CS Chris Smith
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Should Designers Be Able to Code?

by Chris Smith

This seems to be a bit of a hot topic on Twitter right now so here's my take.

The definitions of designer and developer and where you draw the line between the roles is a bit of a nonsense. In reality you can't box things like this. It's about the individuals and what skills they have and what fits your team. Overlaps in skills are not a problem, gaps are. So, the handover points will naturally surface out of what works for the team. That said, I do have some more specific thoughts about what might kinds of coding might empower a designer.

I'm assuming we're talking about designers who already write HTML and CSS and what level of JavaScript they should know or learn. A designer who works in a graphics editor or prototyping environment clearly has a different skill set.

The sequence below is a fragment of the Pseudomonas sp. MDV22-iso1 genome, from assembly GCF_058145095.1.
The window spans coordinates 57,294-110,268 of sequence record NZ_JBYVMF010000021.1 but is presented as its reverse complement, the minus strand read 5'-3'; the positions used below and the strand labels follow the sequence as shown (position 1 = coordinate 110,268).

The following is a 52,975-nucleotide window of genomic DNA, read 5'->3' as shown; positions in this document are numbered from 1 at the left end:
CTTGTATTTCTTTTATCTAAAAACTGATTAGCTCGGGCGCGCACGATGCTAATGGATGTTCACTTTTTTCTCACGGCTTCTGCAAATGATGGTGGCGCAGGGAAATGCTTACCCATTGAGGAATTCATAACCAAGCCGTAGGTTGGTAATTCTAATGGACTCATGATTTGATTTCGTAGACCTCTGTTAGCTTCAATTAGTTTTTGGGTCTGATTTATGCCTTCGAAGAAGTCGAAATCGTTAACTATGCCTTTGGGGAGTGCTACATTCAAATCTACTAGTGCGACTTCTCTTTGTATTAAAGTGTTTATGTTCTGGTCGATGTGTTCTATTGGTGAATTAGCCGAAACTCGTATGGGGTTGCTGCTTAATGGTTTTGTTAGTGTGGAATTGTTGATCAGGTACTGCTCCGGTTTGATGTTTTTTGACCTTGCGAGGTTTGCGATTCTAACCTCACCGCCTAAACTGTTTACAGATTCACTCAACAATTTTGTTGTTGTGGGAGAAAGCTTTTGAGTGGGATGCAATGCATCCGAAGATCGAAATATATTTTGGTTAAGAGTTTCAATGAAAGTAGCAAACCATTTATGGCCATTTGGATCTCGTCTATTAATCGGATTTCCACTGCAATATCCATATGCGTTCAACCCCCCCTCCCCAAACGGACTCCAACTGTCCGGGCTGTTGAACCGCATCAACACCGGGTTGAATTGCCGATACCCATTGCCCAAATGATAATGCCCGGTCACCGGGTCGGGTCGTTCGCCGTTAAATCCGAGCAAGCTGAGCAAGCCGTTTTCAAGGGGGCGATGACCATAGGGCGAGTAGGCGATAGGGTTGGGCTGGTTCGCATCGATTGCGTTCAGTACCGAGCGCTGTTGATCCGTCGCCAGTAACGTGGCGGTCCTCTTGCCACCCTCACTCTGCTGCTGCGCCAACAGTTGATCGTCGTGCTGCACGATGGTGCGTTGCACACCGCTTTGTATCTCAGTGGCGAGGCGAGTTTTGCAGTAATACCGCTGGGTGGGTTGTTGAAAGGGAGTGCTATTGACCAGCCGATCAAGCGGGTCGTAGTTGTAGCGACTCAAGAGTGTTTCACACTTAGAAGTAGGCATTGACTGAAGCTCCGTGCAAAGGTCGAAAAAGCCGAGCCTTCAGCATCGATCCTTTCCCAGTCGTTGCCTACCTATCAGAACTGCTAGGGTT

Knowing some basic DOM manipulation techniques can really help to add some life and interaction to designs - "Interaction Design".

  1. Being able to select a DOM element with document.querySelector() is a good starting point.
  2. Basic event handling with .addEventListener('click', handler) is useful as it allows you to add actions.
  3. Handling events means learning how to write a very basic named function.
  4. Finally being able to toggle properties like hidden and disabled or add/remove/toggle items from classList enables you to design for lots of different states within the same document.
I think just these few basic steps will enable a designer to achieve a lot more in their designs.

Most beginner's JavaScript courses I've seen seem to start with constructing objects but this is far less useful for UI work. Designers probably don't need to worry about objects, arrays, classes and the whole data side. Static data is generally sufficient for communicating the design and interactions.